There are still superfans, like Don Lansing, 32, of Lebanon, New Hampshire, who waited for a photograph with Warren on Sunday evening in a shirt depicting no fewer than five pictures of himself with the candidate.
“She reminds me of every best teacher I ever had,” he said.
In high-stakes settings, Warren has made no major mistakes, turning in another solid if unmemorable debate performance last week while competitors claimed more attention and speaking time. In a signal of her peers’ view of her chances, Warren barely faced any criticism onstage.
Lately, Warren has taken to calling herself the unity candidate — a complicated messaging task for a senator whose political identity has registered more often for her unswerving progressive passions.
She has alluded to the “unwinnable fights” she has won in her life — transcending a working-class upbringing to excel in academia, flipping a Senate seat — as evidence of her viability as a general election option against President Donald Trump.
“There are a lot of folks who are going to talk about what’s not winnable, what can’t be done and definitely about who can’t do it,” Warren told supporters in Manchester. “They’re going to talk about it right up until we get in that fight, we persist and we win.”
If she can attract the small-dollar fundraising totals required to sustain a national bid, Warren’s team believes she can compete effectively in a primary of attrition. According to a memo from her campaign manager last month, Warren had more than 1,000 staff members on the ground in more than 30 states.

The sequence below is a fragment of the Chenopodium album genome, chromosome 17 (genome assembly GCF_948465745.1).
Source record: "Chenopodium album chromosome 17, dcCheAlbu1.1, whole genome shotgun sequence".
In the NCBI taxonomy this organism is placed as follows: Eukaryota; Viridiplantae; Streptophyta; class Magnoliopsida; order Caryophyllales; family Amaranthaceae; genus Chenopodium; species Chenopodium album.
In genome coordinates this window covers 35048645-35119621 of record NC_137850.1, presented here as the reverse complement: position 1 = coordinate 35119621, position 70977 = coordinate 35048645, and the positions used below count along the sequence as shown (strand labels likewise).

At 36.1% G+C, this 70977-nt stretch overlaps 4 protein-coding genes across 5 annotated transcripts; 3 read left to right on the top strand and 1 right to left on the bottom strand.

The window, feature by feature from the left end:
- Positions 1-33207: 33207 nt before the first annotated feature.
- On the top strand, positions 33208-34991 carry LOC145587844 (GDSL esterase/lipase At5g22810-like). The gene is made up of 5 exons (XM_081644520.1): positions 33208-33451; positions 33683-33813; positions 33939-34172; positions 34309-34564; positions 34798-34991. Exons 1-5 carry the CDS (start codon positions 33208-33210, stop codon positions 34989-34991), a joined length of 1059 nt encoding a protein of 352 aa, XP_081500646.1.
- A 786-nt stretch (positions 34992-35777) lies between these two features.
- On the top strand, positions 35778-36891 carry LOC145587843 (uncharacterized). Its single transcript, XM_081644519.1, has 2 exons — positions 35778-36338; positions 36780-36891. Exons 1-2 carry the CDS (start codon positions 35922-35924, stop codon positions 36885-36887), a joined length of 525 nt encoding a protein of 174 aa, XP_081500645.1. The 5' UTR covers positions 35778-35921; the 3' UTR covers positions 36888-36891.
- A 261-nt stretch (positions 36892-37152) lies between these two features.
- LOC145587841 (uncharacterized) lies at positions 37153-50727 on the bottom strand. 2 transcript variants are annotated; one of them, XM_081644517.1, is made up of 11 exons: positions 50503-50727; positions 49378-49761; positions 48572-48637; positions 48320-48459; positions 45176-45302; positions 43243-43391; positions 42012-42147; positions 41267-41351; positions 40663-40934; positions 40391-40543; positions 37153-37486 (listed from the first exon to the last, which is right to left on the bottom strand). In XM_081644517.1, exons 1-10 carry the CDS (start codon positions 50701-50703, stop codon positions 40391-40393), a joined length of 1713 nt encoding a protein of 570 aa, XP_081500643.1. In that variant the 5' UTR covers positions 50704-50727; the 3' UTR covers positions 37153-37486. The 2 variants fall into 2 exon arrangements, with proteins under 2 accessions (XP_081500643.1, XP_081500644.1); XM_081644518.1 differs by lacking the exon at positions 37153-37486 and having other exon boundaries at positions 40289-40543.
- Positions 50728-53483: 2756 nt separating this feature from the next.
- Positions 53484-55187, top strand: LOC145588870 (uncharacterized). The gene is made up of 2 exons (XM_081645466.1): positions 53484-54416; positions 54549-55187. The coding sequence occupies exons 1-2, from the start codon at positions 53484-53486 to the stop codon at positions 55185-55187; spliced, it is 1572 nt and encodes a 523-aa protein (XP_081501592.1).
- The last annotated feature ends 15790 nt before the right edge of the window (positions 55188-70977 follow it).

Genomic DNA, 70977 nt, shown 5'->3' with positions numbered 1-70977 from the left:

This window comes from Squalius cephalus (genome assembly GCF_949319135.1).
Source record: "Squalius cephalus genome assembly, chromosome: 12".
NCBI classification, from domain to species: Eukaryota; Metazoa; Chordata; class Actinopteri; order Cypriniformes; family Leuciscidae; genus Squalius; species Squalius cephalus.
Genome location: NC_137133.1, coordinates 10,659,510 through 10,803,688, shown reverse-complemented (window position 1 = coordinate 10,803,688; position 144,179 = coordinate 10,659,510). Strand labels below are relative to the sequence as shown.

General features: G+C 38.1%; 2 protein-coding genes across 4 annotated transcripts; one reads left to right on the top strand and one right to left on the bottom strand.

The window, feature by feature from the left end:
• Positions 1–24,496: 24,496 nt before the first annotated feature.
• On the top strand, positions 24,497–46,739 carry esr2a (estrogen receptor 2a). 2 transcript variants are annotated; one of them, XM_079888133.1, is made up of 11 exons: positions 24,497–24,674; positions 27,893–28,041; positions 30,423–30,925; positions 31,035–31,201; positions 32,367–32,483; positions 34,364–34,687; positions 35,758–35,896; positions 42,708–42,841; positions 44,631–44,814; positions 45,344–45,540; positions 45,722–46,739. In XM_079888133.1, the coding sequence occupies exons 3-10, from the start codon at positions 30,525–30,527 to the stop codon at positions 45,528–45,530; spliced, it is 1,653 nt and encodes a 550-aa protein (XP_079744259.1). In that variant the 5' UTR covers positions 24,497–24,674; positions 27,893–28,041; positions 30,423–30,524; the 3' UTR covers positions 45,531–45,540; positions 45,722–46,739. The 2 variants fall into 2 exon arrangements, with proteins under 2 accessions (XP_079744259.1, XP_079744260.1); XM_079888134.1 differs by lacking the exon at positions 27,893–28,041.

But after a year in which Warren so often set the pace of the primary, sending policy plans into orbit and selling puckish apparel like a “Billionaire Tears” coffee mug, some veterans of losing campaigns wonder if her best 2020 moments have passed.
“I don’t know where she can win,” said Adrienne Elrod, a Democratic strategist and former aide to Hillary Clinton, while adding that little about this primary can be predicted with confidence. “But if she continues to amass delegates in Super Tuesday states, she can continue to stay in this race.”
Knocking on doors in Manchester on Saturday with her husband, Bruce Mann, and her golden retriever, Bailey, who sniffed a local news microphone as he walked, the senator received a mixed reception.
“You’re on my shortlist,” a jogger told her, stopping briefly to chat.
Warren set off on her unity case. “There’s been a lot of good people in this race,” she said, trumpeting recent staff hires. “I want you to know, I’ve put as many of them as I could into my campaign.”
Up the street, a Sanders canvasser walked by a home with signs out front for Klobuchar and Buttigieg.
Someone in a passing car recognized Warren as she stepped toward the next address. He lowered the window to announce himself: